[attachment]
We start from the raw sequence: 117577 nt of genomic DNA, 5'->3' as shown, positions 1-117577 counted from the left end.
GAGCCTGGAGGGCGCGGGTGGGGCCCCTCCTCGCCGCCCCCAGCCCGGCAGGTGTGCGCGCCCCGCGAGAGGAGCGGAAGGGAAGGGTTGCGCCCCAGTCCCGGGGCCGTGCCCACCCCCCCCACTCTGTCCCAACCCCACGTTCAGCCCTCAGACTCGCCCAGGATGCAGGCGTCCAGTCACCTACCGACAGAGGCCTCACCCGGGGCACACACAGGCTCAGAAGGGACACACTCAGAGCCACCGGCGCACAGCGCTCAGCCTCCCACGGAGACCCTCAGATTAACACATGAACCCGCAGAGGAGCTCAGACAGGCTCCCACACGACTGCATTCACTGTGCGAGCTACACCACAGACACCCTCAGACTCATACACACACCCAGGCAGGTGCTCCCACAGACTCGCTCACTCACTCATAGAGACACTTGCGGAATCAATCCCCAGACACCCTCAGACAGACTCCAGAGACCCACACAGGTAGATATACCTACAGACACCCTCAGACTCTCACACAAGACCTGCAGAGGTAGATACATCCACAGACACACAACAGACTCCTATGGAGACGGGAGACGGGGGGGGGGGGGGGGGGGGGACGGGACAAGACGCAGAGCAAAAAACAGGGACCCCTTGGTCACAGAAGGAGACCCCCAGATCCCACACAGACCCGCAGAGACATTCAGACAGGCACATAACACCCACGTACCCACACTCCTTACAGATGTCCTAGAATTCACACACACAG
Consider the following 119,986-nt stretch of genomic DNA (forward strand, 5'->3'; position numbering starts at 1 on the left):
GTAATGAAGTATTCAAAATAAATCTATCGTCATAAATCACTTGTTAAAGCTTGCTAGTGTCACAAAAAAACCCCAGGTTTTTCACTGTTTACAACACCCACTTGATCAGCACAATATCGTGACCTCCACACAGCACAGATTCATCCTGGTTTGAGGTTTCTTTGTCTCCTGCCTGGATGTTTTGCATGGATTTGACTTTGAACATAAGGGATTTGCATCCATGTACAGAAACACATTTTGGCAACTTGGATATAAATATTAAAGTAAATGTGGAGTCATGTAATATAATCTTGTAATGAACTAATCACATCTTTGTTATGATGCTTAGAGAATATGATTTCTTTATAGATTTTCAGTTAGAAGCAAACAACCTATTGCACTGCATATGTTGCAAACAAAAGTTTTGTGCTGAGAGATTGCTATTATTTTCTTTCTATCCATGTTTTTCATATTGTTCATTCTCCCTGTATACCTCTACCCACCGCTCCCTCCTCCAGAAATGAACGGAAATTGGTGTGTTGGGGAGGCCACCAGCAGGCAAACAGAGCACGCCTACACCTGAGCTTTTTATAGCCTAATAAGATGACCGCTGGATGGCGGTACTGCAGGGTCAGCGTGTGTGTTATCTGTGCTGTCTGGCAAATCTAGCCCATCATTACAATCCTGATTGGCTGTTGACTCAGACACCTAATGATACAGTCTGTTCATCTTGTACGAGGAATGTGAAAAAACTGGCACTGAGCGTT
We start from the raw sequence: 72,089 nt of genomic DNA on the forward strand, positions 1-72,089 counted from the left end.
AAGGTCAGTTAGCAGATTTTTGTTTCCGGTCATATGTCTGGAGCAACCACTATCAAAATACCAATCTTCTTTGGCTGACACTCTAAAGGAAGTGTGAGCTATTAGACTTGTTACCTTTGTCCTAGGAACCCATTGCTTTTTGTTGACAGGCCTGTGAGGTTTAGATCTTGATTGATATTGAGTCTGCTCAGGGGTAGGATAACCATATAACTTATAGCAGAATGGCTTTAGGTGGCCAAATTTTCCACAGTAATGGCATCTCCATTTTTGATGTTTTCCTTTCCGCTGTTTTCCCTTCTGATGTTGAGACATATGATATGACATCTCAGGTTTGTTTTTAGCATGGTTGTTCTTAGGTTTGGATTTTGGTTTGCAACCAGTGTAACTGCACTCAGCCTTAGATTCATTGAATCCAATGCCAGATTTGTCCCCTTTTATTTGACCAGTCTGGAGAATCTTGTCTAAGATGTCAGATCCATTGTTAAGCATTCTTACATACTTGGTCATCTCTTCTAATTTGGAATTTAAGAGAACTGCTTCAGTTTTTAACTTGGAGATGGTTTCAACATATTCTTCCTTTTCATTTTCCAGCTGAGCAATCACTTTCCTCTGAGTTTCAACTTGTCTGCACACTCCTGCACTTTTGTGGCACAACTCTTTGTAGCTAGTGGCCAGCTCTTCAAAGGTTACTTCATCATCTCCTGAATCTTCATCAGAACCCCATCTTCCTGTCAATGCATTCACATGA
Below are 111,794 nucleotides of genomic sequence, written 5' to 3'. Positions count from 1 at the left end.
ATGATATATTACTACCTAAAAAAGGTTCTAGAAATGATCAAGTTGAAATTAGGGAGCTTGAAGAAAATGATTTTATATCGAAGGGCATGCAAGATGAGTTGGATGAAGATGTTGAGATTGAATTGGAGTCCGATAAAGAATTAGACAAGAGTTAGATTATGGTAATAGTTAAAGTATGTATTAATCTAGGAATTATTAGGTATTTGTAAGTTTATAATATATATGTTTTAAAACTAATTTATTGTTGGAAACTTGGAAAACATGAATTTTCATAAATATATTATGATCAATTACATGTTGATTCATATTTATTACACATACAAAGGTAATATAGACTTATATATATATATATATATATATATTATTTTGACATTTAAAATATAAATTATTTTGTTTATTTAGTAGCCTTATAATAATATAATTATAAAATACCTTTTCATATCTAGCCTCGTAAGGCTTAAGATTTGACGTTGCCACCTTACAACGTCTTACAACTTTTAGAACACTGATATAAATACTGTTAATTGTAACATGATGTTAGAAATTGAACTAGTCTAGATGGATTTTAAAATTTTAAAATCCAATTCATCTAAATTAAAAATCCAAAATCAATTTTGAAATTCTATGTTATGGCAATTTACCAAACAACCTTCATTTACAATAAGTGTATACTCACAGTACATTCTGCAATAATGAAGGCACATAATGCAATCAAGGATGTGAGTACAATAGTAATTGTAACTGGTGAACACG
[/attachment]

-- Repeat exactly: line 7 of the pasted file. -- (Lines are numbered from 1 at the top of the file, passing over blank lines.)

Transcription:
Below are 111,794 nucleotides of genomic sequence, written 5' to 3'. Positions count from 1 at the left end.